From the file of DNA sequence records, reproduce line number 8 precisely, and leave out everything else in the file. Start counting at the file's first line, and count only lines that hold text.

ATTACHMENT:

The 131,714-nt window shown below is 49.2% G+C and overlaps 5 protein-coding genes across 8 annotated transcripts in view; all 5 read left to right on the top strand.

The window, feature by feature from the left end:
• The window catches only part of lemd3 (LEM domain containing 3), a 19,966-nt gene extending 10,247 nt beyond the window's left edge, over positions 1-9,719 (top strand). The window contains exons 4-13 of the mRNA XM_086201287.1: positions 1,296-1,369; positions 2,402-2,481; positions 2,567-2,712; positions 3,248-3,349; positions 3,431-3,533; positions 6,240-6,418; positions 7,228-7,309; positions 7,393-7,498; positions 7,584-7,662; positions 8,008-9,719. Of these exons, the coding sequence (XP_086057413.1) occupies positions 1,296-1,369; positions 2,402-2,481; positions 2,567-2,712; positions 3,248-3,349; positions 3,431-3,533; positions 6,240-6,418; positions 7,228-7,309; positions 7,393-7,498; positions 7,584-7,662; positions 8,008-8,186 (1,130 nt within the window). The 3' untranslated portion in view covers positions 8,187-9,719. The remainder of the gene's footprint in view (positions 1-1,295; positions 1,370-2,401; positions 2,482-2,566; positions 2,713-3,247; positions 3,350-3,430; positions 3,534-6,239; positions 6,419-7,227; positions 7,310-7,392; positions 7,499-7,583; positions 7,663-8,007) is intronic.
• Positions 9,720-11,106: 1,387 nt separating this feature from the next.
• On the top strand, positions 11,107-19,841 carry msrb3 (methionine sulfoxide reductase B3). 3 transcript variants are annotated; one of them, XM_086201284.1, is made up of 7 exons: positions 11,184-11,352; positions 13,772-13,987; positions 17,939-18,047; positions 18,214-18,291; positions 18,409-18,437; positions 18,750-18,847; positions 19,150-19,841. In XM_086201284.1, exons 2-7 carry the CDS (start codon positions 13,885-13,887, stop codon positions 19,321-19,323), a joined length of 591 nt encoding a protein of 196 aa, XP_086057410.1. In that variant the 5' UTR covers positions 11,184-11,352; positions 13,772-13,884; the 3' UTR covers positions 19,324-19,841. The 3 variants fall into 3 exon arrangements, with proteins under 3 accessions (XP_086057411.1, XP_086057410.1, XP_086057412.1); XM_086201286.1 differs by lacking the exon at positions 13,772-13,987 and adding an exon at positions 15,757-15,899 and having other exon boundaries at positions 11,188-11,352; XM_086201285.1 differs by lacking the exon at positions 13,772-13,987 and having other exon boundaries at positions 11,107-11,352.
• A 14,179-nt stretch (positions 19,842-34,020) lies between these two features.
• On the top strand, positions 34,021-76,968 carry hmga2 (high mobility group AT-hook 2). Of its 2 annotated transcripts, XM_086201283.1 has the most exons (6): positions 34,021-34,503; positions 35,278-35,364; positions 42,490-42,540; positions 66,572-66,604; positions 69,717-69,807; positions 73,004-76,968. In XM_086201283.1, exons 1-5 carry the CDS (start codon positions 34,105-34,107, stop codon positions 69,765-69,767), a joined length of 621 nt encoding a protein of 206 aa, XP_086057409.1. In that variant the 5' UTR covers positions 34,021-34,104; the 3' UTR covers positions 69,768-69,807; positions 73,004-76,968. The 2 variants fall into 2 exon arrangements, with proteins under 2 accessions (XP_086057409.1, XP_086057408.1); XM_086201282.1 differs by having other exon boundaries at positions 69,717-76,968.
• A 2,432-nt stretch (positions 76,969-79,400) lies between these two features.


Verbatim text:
• A 2,432-nt stretch (positions 76,969-79,400) lies between these two features.